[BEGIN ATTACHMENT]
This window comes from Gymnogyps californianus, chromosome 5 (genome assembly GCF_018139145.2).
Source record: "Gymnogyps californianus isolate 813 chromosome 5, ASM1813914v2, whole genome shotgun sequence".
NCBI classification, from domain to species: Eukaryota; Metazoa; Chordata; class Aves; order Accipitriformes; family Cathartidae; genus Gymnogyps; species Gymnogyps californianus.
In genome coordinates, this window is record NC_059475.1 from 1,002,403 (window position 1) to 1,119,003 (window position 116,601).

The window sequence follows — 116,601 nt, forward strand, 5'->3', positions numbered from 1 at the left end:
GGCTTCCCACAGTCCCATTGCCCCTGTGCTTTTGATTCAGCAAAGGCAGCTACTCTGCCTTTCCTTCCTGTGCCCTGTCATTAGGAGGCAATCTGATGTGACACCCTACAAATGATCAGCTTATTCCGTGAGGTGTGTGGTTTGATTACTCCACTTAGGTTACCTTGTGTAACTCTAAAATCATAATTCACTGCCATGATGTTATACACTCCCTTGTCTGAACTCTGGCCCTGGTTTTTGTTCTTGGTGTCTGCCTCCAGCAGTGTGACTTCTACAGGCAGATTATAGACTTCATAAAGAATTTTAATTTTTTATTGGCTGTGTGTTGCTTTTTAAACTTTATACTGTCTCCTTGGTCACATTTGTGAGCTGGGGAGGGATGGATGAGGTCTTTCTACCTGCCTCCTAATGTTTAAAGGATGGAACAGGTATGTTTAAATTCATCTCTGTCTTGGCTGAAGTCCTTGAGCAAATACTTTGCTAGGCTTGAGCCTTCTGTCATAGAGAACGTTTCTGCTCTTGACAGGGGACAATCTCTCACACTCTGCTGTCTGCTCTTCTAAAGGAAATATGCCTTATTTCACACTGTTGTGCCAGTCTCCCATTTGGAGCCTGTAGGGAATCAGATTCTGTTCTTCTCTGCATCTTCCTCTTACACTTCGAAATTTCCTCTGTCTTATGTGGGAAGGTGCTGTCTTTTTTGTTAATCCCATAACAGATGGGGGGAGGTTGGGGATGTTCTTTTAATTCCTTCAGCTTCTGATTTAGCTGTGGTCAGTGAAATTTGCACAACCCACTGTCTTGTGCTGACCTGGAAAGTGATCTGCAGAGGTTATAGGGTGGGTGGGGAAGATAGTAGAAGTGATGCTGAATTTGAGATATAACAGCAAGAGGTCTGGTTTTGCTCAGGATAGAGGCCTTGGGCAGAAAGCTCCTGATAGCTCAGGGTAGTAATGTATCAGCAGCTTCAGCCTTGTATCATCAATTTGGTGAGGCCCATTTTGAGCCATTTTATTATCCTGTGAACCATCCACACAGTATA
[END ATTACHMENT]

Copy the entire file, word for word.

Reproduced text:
This window comes from Gymnogyps californianus, chromosome 5 (genome assembly GCF_018139145.2).
Source record: "Gymnogyps californianus isolate 813 chromosome 5, ASM1813914v2, whole genome shotgun sequence".
NCBI classification, from domain to species: Eukaryota; Metazoa; Chordata; class Aves; order Accipitriformes; family Cathartidae; genus Gymnogyps; species Gymnogyps californianus.
In genome coordinates, this window is record NC_059475.1 from 1,002,403 (window position 1) to 1,119,003 (window position 116,601).

The window sequence follows — 116,601 nt, forward strand, 5'->3', positions numbered from 1 at the left end:
GGCTTCCCACAGTCCCATTGCCCCTGTGCTTTTGATTCAGCAAAGGCAGCTACTCTGCCTTTCCTTCCTGTGCCCTGTCATTAGGAGGCAATCTGATGTGACACCCTACAAATGATCAGCTTATTCCGTGAGGTGTGTGGTTTGATTACTCCACTTAGGTTACCTTGTGTAACTCTAAAATCATAATTCACTGCCATGATGTTATACACTCCCTTGTCTGAACTCTGGCCCTGGTTTTTGTTCTTGGTGTCTGCCTCCAGCAGTGTGACTTCTACAGGCAGATTATAGACTTCATAAAGAATTTTAATTTTTTATTGGCTGTGTGTTGCTTTTTAAACTTTATACTGTCTCCTTGGTCACATTTGTGAGCTGGGGAGGGATGGATGAGGTCTTTCTACCTGCCTCCTAATGTTTAAAGGATGGAACAGGTATGTTTAAATTCATCTCTGTCTTGGCTGAAGTCCTTGAGCAAATACTTTGCTAGGCTTGAGCCTTCTGTCATAGAGAACGTTTCTGCTCTTGACAGGGGACAATCTCTCACACTCTGCTGTCTGCTCTTCTAAAGGAAATATGCCTTATTTCACACTGTTGTGCCAGTCTCCCATTTGGAGCCTGTAGGGAATCAGATTCTGTTCTTCTCTGCATCTTCCTCTTACACTTCGAAATTTCCTCTGTCTTATGTGGGAAGGTGCTGTCTTTTTTGTTAATCCCATAACAGATGGGGGGAGGTTGGGGATGTTCTTTTAATTCCTTCAGCTTCTGATTTAGCTGTGGTCAGTGAAATTTGCACAACCCACTGTCTTGTGCTGACCTGGAAAGTGATCTGCAGAGGTTATAGGGTGGGTGGGGAAGATAGTAGAAGTGATGCTGAATTTGAGATATAACAGCAAGAGGTCTGGTTTTGCTCAGGATAGAGGCCTTGGGCAGAAAGCTCCTGATAGCTCAGGGTAGTAATGTATCAGCAGCTTCAGCCTTGTATCATCAATTTGGTGAGGCCCATTTTGAGCCATTTTATTATCCTGTGAACCATCCACACAGTATA